heideggerWe live in a time dominated by the fallacy of misplaced concreteness, the idea that one aspect of a person's life dominates the whole. Thus someone who has strong faith in God is dismissed as a fundamentalist just as someone who opposes the wearing of Burqas in public is labeled an Islamophobe and those who oppose Israel are called antisemites. In each of these instances, one opinion or quality of the person is used to devalue the entirety of their persona, as if to hold an offensive opinion makes one offensive. There are few opinions that are considered to disqualify one for good society more than to be a Nazi, which is why the publication of Martin Heidegger's Black Notebooks has unleashed a frenzy of self-satisfied accusation. In two recent reviews, Gregory Fried in the LA Review of Books and Peter Gordon in the New York Review of Books each make obligatory statements that the Notebooks prove Heidegger was a Nazi. But each also makes the effort then to ask what that means, to understand Heidegger's fully atypical and metaphysical Nazism. Here is Fried: "For one thing, the Notebooks show that the Nazi revolution was only an opportunity for Heidegger, a moment when the overturning might be possible, not guaranteed. He was proud enough to think he could become the leader in spirit of this movement, as Marx was to Communism, but the movement failed him and the historical rupture it should have served, not the other way around. Furthermore, Communism itself was, for Heidegger, just another form of Platonism. Much like the Christian end-times and apocalypse, Communism promises an end of history, a complete fulfillment of human destiny. Platonism in all its forms, according to Heidegger, explains what it means to be human as something grounded in a timeless realm beyond history that applies universally to all human beings, whether as created in God's image, or as bearers of human rights that apply to 'all men' - as the American Declaration would have it - or as participants in Communism's world revolution that would put an end to the question of what humanity has been and will become. To all such movements Heidegger applies the name 'liberalism,' not in the parochial, contemporary sense of modern welfare liberalism, but rather in a sense that reaches back to Plato and that defines human 'liberty' on the basis of an appeal to timeless and universal truths. In the Nazis, Heidegger thought he had found a movement that would reject universalistic liberalism in all its forms - Christianity, the secular Enlightenment, Communism - in favor of a politics that would root human history in the communal belonging of a finite historical people. By the end, though, the Notebooks show Heidegger accusing Nazism itself of falling prey to liberalism through its metaphysical reduction of all human differences to race, its treating the Volk as kind of super-subject akin to conventional liberalism's subjective individual, and its capitulation to the idols of machination and gigantism.... The promise of the Nazi revolution had devolved, for Heidegger, into a kitschy mish-mash of blood-and-soil myth-making, its followers qualified only by their willingness not to think or to question the meaning of modernity." You can view a discussion between Roger Berkowitz and Peter Trawny, the translator of the Black Notebooks, here.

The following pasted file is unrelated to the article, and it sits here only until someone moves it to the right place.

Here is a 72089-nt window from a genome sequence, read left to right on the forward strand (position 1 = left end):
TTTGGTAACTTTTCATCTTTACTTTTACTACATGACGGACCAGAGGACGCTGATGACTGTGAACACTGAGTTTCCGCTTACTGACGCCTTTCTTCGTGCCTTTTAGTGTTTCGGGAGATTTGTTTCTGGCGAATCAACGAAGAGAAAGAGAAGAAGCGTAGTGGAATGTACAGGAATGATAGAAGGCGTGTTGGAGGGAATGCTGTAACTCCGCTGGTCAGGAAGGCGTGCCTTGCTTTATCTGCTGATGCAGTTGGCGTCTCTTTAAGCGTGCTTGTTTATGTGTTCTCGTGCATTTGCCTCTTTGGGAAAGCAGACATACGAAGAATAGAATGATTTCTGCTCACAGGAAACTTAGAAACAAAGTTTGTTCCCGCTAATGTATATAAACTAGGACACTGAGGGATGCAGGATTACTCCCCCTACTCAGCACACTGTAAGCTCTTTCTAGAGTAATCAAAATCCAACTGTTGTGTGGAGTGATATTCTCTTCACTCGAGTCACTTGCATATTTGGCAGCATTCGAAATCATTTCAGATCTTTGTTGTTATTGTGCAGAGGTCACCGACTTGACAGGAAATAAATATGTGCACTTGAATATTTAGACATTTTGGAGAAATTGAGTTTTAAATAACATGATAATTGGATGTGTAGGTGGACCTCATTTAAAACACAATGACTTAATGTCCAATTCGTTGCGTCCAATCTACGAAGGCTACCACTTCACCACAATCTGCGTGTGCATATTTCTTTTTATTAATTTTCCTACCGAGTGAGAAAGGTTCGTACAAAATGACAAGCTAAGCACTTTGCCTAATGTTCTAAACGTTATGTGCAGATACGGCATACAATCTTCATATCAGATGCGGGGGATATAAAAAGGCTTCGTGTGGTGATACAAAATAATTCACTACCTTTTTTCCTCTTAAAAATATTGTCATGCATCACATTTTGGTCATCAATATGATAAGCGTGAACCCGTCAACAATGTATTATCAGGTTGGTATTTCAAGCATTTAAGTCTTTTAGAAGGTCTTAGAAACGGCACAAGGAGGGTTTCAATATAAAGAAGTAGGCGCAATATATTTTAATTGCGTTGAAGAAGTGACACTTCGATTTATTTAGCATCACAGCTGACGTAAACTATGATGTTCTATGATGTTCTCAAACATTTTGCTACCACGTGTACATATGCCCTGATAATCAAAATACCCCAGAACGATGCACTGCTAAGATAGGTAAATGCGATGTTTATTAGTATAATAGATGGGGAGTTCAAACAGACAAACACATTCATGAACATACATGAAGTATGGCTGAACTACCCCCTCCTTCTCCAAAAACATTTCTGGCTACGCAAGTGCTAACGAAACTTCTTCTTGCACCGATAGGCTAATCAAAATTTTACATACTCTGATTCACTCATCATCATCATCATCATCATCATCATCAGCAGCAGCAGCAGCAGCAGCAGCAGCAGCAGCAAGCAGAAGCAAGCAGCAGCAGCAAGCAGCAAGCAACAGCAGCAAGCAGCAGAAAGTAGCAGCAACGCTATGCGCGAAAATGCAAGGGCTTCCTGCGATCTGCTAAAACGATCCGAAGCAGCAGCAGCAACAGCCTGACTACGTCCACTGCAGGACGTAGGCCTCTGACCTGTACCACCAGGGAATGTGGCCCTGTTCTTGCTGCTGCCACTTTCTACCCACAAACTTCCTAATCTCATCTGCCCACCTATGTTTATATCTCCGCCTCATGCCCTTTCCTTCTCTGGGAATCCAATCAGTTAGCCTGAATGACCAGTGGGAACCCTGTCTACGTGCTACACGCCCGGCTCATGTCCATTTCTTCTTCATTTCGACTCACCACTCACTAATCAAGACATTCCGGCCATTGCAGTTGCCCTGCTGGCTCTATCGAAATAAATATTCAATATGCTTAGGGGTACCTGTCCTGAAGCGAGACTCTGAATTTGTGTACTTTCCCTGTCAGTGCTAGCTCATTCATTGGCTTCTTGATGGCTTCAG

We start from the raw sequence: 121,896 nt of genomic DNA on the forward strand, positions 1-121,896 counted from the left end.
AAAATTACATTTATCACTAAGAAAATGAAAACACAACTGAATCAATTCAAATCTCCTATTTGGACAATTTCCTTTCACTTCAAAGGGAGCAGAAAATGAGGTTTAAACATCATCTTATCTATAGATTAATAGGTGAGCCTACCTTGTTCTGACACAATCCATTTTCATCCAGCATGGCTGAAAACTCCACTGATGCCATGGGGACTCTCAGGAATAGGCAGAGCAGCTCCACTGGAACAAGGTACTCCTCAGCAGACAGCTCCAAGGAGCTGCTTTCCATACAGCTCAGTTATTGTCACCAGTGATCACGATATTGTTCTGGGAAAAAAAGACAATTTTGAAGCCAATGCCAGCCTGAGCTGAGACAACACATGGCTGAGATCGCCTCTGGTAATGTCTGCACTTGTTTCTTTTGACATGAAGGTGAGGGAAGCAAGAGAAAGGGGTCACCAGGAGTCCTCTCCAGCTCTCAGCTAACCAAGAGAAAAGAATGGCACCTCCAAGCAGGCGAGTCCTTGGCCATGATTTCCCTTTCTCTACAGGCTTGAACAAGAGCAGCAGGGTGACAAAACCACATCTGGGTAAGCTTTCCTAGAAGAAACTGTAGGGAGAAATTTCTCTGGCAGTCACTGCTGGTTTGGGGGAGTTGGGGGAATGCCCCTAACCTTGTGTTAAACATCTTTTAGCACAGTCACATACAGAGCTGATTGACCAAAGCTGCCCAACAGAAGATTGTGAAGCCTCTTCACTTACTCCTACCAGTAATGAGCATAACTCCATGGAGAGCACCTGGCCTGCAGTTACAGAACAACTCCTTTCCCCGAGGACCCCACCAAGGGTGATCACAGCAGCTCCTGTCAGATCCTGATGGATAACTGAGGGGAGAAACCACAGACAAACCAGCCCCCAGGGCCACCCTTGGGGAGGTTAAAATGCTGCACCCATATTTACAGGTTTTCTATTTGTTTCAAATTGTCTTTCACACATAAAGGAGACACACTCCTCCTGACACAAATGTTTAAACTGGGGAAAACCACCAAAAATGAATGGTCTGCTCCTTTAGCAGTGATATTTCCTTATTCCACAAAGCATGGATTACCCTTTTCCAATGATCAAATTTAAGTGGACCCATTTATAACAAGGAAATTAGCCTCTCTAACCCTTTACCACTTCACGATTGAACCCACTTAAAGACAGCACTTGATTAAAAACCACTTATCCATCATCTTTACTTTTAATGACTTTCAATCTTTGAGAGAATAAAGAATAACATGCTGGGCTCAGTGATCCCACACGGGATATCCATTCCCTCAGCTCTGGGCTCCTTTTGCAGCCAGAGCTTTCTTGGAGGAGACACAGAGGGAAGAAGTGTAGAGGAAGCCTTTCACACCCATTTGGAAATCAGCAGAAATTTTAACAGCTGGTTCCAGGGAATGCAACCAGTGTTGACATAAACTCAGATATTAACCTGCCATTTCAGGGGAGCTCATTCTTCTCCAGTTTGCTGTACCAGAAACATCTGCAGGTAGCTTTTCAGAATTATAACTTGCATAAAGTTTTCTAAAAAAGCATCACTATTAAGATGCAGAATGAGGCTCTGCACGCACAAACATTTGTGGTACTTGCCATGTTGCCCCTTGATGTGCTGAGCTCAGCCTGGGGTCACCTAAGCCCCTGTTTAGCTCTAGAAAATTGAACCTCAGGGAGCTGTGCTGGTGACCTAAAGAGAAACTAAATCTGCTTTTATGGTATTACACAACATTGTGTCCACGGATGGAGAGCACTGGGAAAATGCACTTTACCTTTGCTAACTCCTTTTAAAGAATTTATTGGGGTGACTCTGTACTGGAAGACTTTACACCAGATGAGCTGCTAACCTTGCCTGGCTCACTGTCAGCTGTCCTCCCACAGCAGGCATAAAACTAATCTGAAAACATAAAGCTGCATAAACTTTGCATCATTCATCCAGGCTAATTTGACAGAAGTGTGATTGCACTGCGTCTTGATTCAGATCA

A Metaphysical Nazi